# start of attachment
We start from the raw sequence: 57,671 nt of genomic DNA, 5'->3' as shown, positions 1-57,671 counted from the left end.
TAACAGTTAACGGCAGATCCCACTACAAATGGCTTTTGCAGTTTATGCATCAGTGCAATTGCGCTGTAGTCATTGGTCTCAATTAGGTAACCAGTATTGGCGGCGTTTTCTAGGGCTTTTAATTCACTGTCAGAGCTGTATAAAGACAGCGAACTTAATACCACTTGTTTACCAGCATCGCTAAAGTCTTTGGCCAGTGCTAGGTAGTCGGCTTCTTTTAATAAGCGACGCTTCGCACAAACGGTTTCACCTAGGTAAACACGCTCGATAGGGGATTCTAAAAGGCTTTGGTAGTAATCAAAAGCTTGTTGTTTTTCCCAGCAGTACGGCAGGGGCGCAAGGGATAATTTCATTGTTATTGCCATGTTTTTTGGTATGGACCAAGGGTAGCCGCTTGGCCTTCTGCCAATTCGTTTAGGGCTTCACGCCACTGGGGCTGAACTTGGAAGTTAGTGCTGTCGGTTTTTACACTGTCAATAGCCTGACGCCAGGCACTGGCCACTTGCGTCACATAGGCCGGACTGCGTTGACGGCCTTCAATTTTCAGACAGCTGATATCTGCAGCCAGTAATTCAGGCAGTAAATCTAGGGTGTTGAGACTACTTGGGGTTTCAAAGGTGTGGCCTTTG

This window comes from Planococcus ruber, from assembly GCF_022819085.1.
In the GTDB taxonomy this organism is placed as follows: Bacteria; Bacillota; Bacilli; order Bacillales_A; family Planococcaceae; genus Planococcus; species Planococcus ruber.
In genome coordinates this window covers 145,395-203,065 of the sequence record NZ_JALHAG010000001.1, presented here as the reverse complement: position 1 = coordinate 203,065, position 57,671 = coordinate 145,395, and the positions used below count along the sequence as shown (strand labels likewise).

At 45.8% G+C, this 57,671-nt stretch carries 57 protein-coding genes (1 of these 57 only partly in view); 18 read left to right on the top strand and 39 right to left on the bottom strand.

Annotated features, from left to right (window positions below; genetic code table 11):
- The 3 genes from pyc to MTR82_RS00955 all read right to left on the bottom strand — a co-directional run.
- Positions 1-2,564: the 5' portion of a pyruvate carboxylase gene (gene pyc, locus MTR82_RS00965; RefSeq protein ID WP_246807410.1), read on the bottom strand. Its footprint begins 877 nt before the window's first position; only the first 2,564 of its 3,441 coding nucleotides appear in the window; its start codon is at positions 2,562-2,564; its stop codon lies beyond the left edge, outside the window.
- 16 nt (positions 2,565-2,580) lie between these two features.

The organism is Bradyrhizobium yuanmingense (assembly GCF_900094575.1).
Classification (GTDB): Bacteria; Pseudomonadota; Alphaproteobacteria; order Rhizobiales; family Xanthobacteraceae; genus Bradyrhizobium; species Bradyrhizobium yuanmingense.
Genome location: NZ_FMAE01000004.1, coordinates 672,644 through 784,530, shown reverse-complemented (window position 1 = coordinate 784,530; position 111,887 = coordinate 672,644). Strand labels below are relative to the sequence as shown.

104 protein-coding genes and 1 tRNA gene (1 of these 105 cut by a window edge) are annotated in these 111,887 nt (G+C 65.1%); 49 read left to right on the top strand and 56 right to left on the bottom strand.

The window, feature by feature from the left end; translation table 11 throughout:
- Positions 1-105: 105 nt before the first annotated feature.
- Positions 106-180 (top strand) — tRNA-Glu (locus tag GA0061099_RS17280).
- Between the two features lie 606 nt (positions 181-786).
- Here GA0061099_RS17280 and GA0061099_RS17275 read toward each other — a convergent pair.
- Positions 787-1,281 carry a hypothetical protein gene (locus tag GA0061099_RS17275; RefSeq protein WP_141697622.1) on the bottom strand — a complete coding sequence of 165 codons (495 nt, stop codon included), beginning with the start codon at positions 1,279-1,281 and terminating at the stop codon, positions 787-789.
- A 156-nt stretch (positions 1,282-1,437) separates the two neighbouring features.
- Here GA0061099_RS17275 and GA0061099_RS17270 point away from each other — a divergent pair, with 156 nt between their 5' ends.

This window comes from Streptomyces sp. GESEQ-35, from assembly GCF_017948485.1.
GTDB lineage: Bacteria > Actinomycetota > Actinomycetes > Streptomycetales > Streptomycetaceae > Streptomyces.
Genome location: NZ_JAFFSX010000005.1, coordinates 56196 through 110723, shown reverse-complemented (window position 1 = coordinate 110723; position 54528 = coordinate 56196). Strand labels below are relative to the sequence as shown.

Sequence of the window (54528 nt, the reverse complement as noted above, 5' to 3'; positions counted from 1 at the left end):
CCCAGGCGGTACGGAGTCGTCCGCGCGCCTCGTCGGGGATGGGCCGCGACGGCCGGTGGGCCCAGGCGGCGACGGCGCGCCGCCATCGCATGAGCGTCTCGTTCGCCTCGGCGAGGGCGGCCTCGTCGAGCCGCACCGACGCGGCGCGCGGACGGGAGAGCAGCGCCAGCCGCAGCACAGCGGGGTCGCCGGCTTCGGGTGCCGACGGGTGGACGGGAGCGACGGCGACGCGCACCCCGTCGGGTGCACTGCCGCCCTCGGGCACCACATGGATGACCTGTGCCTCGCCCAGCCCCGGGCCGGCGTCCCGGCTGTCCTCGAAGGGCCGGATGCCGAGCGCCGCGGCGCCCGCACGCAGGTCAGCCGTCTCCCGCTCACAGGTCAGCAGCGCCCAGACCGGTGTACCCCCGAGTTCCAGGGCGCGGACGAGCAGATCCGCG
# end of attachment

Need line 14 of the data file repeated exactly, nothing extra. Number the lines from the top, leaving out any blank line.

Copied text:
104 protein-coding genes and 1 tRNA gene (1 of these 105 cut by a window edge) are annotated in these 111,887 nt (G+C 65.1%); 49 read left to right on the top strand and 56 right to left on the bottom strand.